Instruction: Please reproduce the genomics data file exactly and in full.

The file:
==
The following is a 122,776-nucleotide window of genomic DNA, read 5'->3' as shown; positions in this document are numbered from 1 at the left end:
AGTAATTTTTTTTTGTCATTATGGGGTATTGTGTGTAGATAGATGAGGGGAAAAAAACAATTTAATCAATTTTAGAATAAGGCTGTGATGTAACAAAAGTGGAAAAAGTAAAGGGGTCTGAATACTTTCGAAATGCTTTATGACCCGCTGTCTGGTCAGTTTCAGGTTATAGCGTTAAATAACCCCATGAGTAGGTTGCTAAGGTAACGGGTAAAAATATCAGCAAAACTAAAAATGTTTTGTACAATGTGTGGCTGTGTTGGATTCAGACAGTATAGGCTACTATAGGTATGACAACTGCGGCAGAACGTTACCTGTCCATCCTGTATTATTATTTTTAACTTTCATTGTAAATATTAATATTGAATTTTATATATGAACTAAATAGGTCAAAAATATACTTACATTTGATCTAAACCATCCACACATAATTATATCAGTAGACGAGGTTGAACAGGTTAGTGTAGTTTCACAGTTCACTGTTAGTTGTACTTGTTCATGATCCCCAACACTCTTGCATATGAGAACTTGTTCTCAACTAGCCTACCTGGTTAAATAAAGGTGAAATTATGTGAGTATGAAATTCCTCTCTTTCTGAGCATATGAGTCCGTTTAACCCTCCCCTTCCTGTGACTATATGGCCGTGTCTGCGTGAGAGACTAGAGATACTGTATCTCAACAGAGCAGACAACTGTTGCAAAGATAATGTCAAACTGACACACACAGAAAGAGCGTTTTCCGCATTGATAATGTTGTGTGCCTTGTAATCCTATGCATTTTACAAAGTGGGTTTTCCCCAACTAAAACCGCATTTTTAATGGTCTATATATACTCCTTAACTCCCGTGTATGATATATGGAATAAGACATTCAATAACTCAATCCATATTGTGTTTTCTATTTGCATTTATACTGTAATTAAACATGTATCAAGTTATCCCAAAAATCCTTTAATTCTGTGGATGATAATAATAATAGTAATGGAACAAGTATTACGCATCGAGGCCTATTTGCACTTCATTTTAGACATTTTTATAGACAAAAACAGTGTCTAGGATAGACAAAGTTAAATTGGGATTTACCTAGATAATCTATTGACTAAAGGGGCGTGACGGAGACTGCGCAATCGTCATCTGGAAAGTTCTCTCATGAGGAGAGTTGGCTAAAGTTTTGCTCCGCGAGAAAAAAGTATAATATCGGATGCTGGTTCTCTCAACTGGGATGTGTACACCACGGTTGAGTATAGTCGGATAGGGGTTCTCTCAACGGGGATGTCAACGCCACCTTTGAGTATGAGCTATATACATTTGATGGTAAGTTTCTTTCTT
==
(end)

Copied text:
The following is a 122,776-nucleotide window of genomic DNA, read 5'->3' as shown; positions in this document are numbered from 1 at the left end:
AGTAATTTTTTTTTGTCATTATGGGGTATTGTGTGTAGATAGATGAGGGGAAAAAAACAATTTAATCAATTTTAGAATAAGGCTGTGATGTAACAAAAGTGGAAAAAGTAAAGGGGTCTGAATACTTTCGAAATGCTTTATGACCCGCTGTCTGGTCAGTTTCAGGTTATAGCGTTAAATAACCCCATGAGTAGGTTGCTAAGGTAACGGGTAAAAATATCAGCAAAACTAAAAATGTTTTGTACAATGTGTGGCTGTGTTGGATTCAGACAGTATAGGCTACTATAGGTATGACAACTGCGGCAGAACGTTACCTGTCCATCCTGTATTATTATTTTTAACTTTCATTGTAAATATTAATATTGAATTTTATATATGAACTAAATAGGTCAAAAATATACTTACATTTGATCTAAACCATCCACACATAATTATATCAGTAGACGAGGTTGAACAGGTTAGTGTAGTTTCACAGTTCACTGTTAGTTGTACTTGTTCATGATCCCCAACACTCTTGCATATGAGAACTTGTTCTCAACTAGCCTACCTGGTTAAATAAAGGTGAAATTATGTGAGTATGAAATTCCTCTCTTTCTGAGCATATGAGTCCGTTTAACCCTCCCCTTCCTGTGACTATATGGCCGTGTCTGCGTGAGAGACTAGAGATACTGTATCTCAACAGAGCAGACAACTGTTGCAAAGATAATGTCAAACTGACACACACAGAAAGAGCGTTTTCCGCATTGATAATGTTGTGTGCCTTGTAATCCTATGCATTTTACAAAGTGGGTTTTCCCCAACTAAAACCGCATTTTTAATGGTCTATATATACTCCTTAACTCCCGTGTATGATATATGGAATAAGACATTCAATAACTCAATCCATATTGTGTTTTCTATTTGCATTTATACTGTAATTAAACATGTATCAAGTTATCCCAAAAATCCTTTAATTCTGTGGATGATAATAATAATAGTAATGGAACAAGTATTACGCATCGAGGCCTATTTGCACTTCATTTTAGACATTTTTATAGACAAAAACAGTGTCTAGGATAGACAAAGTTAAATTGGGATTTACCTAGATAATCTATTGACTAAAGGGGCGTGACGGAGACTGCGCAATCGTCATCTGGAAAGTTCTCTCATGAGGAGAGTTGGCTAAAGTTTTGCTCCGCGAGAAAAAAGTATAATATCGGATGCTGGTTCTCTCAACTGGGATGTGTACACCACGGTTGAGTATAGTCGGATAGGGGTTCTCTCAACGGGGATGTCAACGCCACCTTTGAGTATGAGCTATATACATTTGATGGTAAGTTTCTTTCTT